Cats Training Tips
1. Use Treats — The Right Kind
For many cats, who generally tend to be more selective about what they
eat than their canine counterparts, it takes something more special than
regular kibble to get them motivated. Diced turkey, shredded pieces of
chicken, or premium cat treats will prove more effective. It’s just a matter of
finding out what your cat likes best.
2. Condition Your Kitten
Cats are naturally smart animals. Try starting slowly with a simple trick just
to show your cat what sort of good things (i.e. treats) can occur during
these initially confusing training sessions. Remember to always hold the
treat up to your cat’s nose so he or she can get a good sniff and know a
reward is at stake. Continue holding the treat in your cat’s line of vision
until whatever command you’ve issued has been performed. Once it has,
immediately reward your cat. With serious repetition, this will establish a
relationship between behavior and reward in your kitty’s mind.
3. Practice Makes Perfect
Repeat training processes until your cat makes a connection, but take care
not to overwork your feline friend, as they get worn out quite easily. Start
by teaching just one command at a time, and limit training sessions to 10 to
15 minutes maximum. Repeat the routine daily, however, as your cat might
forget all it has learned otherwise.
4. Try Using a “Clicker” to Teach Your Cat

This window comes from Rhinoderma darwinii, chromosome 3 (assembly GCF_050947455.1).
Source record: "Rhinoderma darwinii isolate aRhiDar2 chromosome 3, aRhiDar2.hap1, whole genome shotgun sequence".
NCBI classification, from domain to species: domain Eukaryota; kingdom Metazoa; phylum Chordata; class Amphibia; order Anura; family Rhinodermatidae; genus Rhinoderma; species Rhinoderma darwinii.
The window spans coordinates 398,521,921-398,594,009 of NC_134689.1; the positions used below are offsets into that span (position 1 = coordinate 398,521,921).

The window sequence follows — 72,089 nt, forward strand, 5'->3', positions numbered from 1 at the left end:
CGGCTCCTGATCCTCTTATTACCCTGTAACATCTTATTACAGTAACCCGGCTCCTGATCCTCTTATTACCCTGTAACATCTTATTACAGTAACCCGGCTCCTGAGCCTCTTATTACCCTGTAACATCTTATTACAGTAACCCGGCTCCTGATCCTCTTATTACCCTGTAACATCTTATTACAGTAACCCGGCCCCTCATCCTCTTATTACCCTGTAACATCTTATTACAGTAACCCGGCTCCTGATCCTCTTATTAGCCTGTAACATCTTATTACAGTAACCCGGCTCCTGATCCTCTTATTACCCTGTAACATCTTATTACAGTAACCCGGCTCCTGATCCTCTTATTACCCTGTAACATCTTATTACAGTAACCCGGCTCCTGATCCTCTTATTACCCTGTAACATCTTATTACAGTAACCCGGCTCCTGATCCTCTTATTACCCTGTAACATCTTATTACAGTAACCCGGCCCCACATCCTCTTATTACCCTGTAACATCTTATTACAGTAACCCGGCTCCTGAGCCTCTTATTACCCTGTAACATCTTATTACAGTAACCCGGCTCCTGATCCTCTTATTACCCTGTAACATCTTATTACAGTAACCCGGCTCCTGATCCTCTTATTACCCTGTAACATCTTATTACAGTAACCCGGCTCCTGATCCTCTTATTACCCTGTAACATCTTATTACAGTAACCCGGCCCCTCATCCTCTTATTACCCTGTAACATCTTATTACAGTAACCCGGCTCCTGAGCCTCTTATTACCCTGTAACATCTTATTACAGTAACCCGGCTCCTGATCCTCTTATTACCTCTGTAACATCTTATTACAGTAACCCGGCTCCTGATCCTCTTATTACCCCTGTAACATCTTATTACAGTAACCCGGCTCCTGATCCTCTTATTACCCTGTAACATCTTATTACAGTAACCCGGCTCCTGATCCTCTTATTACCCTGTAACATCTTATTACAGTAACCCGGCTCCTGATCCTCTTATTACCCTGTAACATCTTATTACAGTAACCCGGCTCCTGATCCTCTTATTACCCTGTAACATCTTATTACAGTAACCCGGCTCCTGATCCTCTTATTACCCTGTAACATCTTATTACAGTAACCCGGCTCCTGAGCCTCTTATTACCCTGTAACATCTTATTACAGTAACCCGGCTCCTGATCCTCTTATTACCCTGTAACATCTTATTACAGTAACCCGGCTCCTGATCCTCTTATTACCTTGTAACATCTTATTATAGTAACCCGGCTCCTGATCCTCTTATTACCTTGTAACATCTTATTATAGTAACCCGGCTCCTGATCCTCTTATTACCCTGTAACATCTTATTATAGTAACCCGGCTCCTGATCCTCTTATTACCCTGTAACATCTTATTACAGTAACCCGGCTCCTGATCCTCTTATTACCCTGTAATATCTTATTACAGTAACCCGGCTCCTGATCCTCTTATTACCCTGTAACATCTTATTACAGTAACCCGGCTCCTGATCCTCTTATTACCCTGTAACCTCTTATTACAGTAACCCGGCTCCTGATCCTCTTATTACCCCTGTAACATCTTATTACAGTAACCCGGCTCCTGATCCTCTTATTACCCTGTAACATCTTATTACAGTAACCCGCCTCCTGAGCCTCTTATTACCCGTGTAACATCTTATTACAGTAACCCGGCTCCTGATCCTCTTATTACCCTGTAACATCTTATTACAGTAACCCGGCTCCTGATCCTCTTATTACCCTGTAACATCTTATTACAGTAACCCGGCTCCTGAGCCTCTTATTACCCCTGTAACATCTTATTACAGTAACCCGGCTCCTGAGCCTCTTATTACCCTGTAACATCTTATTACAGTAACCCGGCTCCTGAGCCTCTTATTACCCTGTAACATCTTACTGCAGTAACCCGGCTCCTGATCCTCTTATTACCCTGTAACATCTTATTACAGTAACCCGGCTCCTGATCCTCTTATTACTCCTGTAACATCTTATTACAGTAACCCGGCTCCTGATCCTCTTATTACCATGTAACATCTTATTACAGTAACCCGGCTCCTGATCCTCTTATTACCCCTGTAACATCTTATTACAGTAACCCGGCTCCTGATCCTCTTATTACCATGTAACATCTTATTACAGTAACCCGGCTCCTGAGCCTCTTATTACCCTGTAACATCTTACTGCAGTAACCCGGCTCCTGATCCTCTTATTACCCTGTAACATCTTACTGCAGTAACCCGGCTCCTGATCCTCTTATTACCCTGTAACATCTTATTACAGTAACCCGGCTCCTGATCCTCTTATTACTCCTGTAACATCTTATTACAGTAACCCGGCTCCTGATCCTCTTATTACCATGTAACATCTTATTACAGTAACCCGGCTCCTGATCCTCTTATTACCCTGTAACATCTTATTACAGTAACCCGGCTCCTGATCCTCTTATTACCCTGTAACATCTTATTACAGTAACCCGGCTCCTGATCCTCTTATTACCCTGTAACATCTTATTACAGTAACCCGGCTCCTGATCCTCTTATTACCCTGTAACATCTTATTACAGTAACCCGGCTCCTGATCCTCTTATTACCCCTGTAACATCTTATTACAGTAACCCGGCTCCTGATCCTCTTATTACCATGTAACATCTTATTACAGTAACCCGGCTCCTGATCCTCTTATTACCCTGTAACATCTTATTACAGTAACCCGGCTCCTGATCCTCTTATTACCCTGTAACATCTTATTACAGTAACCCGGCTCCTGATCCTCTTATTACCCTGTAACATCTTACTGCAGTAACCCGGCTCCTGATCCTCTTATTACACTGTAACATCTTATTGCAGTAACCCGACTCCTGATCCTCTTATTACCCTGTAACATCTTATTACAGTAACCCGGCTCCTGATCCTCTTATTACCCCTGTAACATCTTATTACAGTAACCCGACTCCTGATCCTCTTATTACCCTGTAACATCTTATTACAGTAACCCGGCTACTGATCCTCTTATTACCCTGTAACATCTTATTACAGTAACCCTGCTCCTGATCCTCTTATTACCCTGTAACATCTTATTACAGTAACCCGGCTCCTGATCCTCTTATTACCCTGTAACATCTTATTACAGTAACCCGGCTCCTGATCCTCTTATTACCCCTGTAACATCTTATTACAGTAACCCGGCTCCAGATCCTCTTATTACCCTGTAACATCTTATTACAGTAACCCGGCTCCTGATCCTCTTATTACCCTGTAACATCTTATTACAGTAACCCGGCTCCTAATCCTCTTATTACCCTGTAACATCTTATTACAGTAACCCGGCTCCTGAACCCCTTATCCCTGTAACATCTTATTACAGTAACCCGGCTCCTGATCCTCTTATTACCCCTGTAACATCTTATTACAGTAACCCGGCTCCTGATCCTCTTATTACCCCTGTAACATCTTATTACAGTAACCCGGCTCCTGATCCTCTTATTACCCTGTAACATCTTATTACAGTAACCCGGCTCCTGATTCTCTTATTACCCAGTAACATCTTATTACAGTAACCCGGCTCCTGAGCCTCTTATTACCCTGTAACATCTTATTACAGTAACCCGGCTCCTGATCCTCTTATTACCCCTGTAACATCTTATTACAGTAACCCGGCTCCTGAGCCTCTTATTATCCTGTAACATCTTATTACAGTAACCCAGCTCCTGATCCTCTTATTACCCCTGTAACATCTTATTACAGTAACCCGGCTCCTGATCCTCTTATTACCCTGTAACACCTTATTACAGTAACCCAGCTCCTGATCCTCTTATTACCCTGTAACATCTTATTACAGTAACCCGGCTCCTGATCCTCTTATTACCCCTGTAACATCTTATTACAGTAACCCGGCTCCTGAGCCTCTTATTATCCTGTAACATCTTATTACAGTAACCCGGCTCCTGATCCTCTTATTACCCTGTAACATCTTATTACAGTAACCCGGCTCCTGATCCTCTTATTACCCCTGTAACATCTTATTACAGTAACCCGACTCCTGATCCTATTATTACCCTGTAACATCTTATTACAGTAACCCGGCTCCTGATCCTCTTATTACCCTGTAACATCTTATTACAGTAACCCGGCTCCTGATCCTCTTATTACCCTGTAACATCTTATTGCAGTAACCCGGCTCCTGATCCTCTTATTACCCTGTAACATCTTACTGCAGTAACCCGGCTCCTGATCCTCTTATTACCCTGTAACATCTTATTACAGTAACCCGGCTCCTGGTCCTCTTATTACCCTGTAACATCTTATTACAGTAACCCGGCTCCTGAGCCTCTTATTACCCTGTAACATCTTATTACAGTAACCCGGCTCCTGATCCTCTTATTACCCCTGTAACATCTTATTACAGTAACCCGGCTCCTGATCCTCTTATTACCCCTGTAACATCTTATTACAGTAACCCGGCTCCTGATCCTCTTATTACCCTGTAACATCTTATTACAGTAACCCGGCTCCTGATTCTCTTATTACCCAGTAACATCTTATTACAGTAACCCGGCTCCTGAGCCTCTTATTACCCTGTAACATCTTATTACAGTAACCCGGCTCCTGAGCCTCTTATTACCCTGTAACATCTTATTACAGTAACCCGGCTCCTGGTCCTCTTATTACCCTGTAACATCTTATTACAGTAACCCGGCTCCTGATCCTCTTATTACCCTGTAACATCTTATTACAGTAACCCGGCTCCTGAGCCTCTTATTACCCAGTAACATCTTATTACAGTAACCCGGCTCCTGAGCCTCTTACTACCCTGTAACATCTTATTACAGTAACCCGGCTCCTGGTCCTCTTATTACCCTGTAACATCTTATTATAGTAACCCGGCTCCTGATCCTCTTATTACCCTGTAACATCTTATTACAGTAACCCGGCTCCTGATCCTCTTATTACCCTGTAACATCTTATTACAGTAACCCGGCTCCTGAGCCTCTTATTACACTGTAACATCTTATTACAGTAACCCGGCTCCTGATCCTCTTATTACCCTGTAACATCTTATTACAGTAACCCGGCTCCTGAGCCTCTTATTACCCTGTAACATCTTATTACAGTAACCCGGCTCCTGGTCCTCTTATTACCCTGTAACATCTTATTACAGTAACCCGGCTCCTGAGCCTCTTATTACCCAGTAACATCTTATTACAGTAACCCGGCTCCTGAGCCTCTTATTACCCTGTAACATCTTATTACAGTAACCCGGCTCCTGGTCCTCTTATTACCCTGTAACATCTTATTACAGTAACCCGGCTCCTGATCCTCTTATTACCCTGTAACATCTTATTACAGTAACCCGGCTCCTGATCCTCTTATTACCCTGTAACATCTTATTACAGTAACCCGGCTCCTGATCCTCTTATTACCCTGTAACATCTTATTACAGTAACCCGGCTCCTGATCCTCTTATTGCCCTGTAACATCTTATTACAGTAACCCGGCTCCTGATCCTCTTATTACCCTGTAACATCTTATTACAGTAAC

Animal trainers have long used distinctive sounds such as whistles and
clicks as reinforcers of good behavior. Today, plastic “clicker” kits are a
popular way of conditioning animals. Initiating a click right after a
successfully executed behavior, then immediately giving your cat a treat
will eventually lead your pet to automatically associate the click with an
imminent reward, meaning as soon as the click is heard, he or she will
know they’ve done the right thing. Eventually, you won’t even need a treat
every single time.
5. Never Discipline
Cats respond extremely poorly to punishment; instead of making any
constructive association between a bad behavior and the resulting
scolding, a cat will typically just run away in confusion and fear.
Additionally, punishment creates stress, which is one of the most common
catalysts for problematic behavior in cats. Even more so than with dogs,
it’s imperative you reward your cats for their positive behavior rather than
condemning them for their negative behavior.